Local governments seeking money for roads, schools and a host of other projects are finding it difficult to secure financing, leading some to put those projects on hold.
The demand from investors for municipal bonds has dropped off a cliff in the past couple of weeks, sending interest rates higher and making it more expensive for governments and their taxpayers to borrow. As a result, some local governments are pulling out of planned bond offerings, hoping market conditions will stabilize before they need their money.
“If you don’t have to have the money now, there’s probably a better time to issue,” said Toby Morris, a vice president of public finance for Northland Securities in Pierre. Northland underwrites bond issues and serves as a financial adviser to local governments.
On Tuesday, Massachusetts delayed the sale of $750 million in bonds, becoming the latest big-name borrower in municipal finance to put off a sale. Even small issuers in the Midwest are rethinking bond offerings.
“I think there are concerns all over,” Morris said.
“What was at first just an issue on the East Coast, and later on the West Coast, is now an issue for Main Street.”
Issuers are in “shock” by the higher interest rates, said Thomas Doe, the chief executive officer of Municipal Market Advisors, a Concord, Mass. consulting firm in the municipal bond industry. Doe says interest rates are where they were about eight years ago, in part because the derivative market in municipal bonds has evaporated.
Doe predicts the market is likely to look like it did 15 or 20 years ago: Fewer issues and higher interest rates.
“That adjustment, or that reality, is very difficult for issuers to comprehend,” Doe said.
Todd Hight, the director of finance for the South Dakota Housing Development Authority, said the authority had hoped to issue $100 million in home-ownership mortgage bonds later this year. The authority is typically the largest issuer in South Dakota and already had issued $200 million this year in housing bonds.
“We want to issue before the year ended if we can,” Hight said. “Basically, there’s not a market for bonds.”
Ray Woodsend, a senior vice president for Dougherty & Co. in Sioux Falls, said one of his clients pulled out of a refunding two weeks ago because investors weren’t interested. Dougherty also underwrites bonds and advises local governments.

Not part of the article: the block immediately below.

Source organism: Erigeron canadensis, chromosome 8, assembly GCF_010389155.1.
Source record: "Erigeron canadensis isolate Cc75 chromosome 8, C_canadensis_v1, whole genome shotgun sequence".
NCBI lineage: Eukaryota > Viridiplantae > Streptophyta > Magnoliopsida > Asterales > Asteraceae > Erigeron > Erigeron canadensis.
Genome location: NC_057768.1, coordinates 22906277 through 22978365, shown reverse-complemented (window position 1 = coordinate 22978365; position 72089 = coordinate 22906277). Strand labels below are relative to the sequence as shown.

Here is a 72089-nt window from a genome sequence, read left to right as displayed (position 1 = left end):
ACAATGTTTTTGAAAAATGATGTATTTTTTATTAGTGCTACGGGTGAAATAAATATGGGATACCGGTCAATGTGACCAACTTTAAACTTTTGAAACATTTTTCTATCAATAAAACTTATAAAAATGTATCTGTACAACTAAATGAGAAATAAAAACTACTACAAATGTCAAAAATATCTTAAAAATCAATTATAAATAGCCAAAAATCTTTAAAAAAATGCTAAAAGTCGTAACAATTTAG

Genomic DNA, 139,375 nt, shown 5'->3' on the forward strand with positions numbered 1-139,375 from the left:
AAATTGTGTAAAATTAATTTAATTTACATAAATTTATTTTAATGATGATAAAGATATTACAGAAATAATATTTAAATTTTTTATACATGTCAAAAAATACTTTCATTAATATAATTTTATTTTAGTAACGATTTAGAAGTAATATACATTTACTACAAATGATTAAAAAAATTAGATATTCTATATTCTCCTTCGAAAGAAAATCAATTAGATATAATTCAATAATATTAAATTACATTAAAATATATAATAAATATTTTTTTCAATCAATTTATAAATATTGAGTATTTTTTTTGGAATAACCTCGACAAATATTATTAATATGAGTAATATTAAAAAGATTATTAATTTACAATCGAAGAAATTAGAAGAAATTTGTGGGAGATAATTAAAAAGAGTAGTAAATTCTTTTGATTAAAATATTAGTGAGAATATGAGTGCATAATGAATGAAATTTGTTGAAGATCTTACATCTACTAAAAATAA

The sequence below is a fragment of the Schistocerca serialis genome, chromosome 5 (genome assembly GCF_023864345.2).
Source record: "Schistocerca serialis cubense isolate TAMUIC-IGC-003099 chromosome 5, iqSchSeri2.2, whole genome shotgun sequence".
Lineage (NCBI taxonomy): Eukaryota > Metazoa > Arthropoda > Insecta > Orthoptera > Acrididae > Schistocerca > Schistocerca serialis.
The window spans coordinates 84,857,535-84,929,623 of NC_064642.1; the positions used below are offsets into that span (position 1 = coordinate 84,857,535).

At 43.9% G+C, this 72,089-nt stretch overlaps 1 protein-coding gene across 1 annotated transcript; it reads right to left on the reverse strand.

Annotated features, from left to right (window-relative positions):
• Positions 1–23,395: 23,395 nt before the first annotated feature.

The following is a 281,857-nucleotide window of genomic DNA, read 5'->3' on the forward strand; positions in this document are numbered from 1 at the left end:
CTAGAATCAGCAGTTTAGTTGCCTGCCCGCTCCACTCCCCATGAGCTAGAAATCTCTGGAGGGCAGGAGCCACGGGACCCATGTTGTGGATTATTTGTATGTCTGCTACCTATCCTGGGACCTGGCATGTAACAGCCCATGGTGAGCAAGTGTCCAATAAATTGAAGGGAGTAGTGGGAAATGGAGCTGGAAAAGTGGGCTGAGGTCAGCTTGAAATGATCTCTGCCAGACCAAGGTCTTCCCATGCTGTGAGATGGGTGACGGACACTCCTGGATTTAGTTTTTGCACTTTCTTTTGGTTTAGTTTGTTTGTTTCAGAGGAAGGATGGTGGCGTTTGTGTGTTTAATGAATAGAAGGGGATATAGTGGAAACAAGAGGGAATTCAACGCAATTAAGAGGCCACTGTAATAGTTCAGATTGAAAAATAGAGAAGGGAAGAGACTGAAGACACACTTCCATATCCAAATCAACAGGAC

“I don’t have a lot of clients looking to do anything right now,” Woodsend said.
“If people have a project they have to do, they’ll probably go ahead and do it,” he added. “But you’d think long and hard if it were a $70 million or $80 million project.”
Many of the big institutional investors and banks that buy new bond offerings have been staying out of the market because they’ve needed to hang onto their cash, Woodsend said.
Meanwhile, some government officials wonder whether a downturn in the economy could affect property taxes, sales tax and other revenues generally used to pay off bonds.
In Sioux Falls, growth in sales tax revenue for 2008 is well below projections. The city plans to borrow $124 million in bonds over the next five years to pay for capital projects – more than half of that coming next year.
City Finance Director Eugene Rowenhorst said some of those projects could be put off a year “without doing major damage.” They include a new library, money for the zoo and a junior football complex.
But one project that would be more difficult to put off is a $22 million financing needed to upgrade the levee system along portions of the Big Sioux River and Skunk Creek.
It’s a priority, Rowenhorst said, because the federal government is expected to force as many as 1,600 property owners to buy flood insurance.
Rowenhorst, a former chief financial officer for Citibank, said he’s never seen a market like this one.
“When you can’t sell at any price, you’ve got a problem,” he said.
“It’s one of those things we’re going to have to watch very closely,” he added.
The Tea Area School District also is watching closely. The district will ask voters later this year to approve a bond issue expected to be less than $10 million. If voters give their OK, the district would like to have the bonds sold early next year.
Superintendent Dean Jones said the condition in the market is one perspective that officials will examine. If they can get the bonds issued early and get bids for a new building to house students in grades four through six, Jones thinks the district will save money.
Tea has less wiggle room than other local governments that can put off projects.
“We’re kind of in a position where we know we’re going to need the space fairly soon,” he said.
“In some respects, it kind of is what it is,” he added.
Reach reporter Jonathan Ellis at 605-575-3629.
October 11, 2008
Source: Argus Leader